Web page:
Miss Weinerz Donuts
Ren Weiners is going to save the world with donuts. It’s easy to underestimate those plump, homegrown treats, adorned with the playful (purple glaze and homemade sprinkles) to the adventurous (tulsi sugar, a splash of seeds), but despite the beautiful pastry bounty, it’s not the donuts themselves that may do the saving—it’s the whole delicious donut circle.
Miss Weinerz Donuts began as a pop-up project in the fall of 2014 with the goal of feeding people good food—that means the most nutritious, sustainable, a ordable and delicious product for the community. Donuts became the medium, the common language in an ongoing discussion of food waste and sustainability, and how food can be good for body and soul. It doesn’t hurt that donuts make people happy.
Weiners began working in the food world at the age of 14 and continued to keep herself employed through the recession by feeding people. However, she quickly saw how much food was going to waste in the pro- fessional setting. Weiners became a common face among the throngs of protesters battling major food issues in Philadelphia, but as she says, “You can only hold a picket sign for so long before you have to turn around and try to gure it out.”
While a small, sustainable business was always her dream, she couldn’t put her ideas into practice until illness prevented her from working long restaurant hours. And what would despair some became a challenge for RenWeiners. With the support of friends, she began baking her own brand, using whatever local ingredients she had, including wild urban grapes and her neighbor’s pears, and selling her baked goods at coffee shops.
The response was immediate—people felt good after eating her donuts, and they loved the unique and seasonal flavors. So, Weiners continued experimenting—she dropped her popular lemon curd donut, seeking instead a tart local flavor, like elderberries or chokecherries, and reintroduced a traditional New England taste in a friendly way. She incorporated things like beets, for their natural sweetness and color and an amazing texture. And baking on a small scale out of her kitchen allowed her to research the ingredients she used, to keep her product ever evolving toward that vision. “I just knew I wanted to make good food, and that became more of an existential question than anything else, which has led to this constant evolution.”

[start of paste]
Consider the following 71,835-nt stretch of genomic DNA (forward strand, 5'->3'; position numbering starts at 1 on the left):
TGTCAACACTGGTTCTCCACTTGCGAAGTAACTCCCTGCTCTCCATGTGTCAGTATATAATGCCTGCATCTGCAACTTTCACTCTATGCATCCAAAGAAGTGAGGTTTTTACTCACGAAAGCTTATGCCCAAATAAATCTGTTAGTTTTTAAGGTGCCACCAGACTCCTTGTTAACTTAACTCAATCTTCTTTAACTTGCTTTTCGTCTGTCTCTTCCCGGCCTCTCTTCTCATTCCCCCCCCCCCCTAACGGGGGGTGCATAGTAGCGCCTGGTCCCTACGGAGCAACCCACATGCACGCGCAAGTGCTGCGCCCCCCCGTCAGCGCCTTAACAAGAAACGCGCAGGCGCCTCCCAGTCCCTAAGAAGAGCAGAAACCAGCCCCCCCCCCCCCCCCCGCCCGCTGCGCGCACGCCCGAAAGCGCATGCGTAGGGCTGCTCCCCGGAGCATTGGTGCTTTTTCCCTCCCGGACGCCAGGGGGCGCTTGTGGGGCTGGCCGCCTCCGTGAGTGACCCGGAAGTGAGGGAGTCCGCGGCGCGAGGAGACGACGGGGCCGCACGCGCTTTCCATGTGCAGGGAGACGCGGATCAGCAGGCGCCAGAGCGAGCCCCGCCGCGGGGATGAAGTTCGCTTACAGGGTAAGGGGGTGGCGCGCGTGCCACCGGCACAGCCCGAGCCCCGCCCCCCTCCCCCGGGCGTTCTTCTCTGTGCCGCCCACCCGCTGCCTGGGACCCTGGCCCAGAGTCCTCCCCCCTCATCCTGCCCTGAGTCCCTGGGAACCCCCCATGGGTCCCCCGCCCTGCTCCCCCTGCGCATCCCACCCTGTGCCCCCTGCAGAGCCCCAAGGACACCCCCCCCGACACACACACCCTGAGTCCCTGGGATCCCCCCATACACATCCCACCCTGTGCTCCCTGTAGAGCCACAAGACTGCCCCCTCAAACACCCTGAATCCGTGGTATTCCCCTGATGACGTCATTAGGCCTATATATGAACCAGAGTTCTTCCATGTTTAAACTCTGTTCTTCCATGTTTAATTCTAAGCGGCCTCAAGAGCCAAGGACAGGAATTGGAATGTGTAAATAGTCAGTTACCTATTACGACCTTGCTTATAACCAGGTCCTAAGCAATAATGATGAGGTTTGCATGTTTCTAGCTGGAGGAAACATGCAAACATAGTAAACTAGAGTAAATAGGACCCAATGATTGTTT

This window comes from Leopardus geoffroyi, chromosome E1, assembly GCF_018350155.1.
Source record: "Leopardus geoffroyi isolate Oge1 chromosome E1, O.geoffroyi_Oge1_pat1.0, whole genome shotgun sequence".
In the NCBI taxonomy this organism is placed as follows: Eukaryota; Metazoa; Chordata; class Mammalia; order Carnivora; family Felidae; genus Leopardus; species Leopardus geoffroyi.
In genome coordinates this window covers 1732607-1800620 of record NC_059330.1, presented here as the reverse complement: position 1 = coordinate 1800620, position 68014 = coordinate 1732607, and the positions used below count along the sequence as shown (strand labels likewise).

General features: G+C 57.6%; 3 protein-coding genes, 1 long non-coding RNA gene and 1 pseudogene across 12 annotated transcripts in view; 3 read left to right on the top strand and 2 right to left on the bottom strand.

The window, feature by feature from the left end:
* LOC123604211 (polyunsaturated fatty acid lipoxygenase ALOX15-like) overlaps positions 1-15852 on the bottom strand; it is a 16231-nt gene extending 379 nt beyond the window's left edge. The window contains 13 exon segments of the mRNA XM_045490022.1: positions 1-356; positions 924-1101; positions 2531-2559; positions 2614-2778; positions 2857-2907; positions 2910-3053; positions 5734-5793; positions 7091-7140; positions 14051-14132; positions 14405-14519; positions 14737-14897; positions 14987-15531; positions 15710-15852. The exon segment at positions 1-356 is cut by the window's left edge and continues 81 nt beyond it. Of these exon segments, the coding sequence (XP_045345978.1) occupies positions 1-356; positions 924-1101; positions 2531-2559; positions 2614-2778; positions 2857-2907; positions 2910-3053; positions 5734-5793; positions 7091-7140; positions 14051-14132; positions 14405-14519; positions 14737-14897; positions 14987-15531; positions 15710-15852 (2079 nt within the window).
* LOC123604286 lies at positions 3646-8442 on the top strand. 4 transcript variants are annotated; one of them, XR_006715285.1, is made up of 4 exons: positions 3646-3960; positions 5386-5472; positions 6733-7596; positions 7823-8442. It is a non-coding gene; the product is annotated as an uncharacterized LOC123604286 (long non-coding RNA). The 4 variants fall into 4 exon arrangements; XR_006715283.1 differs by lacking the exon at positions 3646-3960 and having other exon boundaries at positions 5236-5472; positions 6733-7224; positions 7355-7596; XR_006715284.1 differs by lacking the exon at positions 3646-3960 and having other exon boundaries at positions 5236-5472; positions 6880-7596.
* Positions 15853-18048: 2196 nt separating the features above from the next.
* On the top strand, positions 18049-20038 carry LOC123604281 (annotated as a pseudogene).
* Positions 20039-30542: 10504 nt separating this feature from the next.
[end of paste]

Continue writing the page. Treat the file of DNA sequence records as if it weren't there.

Truthfully, the answer to that question lies in a lot of hard work and forethought. “I get a little bit of street credit from friends who milk cows on farms, because I get up earlier than they do,” Weiners admits. She spends much of her time gathering and processing food—freezing, dehydrating, cooking down into jams—so that on Thursday nights, she can take stock and choose avors based on what’s available for Friday’s baking, from flowers steeped in cream to whatever berries are available that week. And if the berries aren’t as sweet as last year’s, Weiners adapts.
Whatever tastes good is incorporated into her 48-hour fermented sourdough base, which makes the donuts easier to digest for some and gives them a slightly tangy local avor from the natural yeast. Keeping it close to home also keeps Weiners on her toes as she produces new “nuts” every week for her customers to try. While donut fans can always expect something different, they know it’ll be something good—“there’s always a sugar [donut], a more salty one, a berry, a jam and a cream. Those are the five different flavors that I play with, and that gives me a base for what’s locally available or preserved.”
In her great experiment, Weiners pursues the ongoing question of “closing the circle,” or bolstering those connections that make her community’s food system stronger. Weiners communicates with local businesses to share resources and make use of products that would otherwise go to waste. An example is the flaxseed from Butterworks Farm, which serves as a row cover for Jack Lazor’s crop rotations and provides some tasty, Vermont-grown ciber for the donuts. Weiners’s “Brewnuts” are a result of working with Zero Gravity and Citizen Cider, incorporating their spent grains into her own product.
But closing the circle is also a question of delivery—Weiners sells at Winooski coffee shops and the Sunday farmers’ market. With the help of Old Spokes Home, she recently refurbished a bicycle trailer with a pastry case, in order to peddle (get it?) her donuts about town. And while food sustainability is not always a comfortable topic for people, donuts make it all a bit easier to digest.
In the future, Weiners is hoping to expand her operation to a collective inspired by maker-spaces, in order to experiment on a larger scale. “The idea is that by putting multiple small-scale productions under the same roof, we’re all saving.” Such a cooperative would allow businesses to share distribution systems, combine resources to spend on eco-friendly upgrades like solar panels, and would foster continuing collaboration to keep closing the circle while creating jobs that are good for the community.
If the craving strikes for delicious donuts with local heart, you can best nd them by going to the website at MissWeinerz.com or by following her Instagram feed (@MissWeinerz) for her avors of the week, education on food issues and some really beautiful donuts. And when it comes to closing the circle, #donutgiveup.
Kathryn deBros is a writer, teacher, adventurer and a reckless cook based in southern Vermont. A native to the state, she has a deep respect for the agricultural tradition and the creative food community that has developed around it. She is very lucky to have a husband who will eat anything.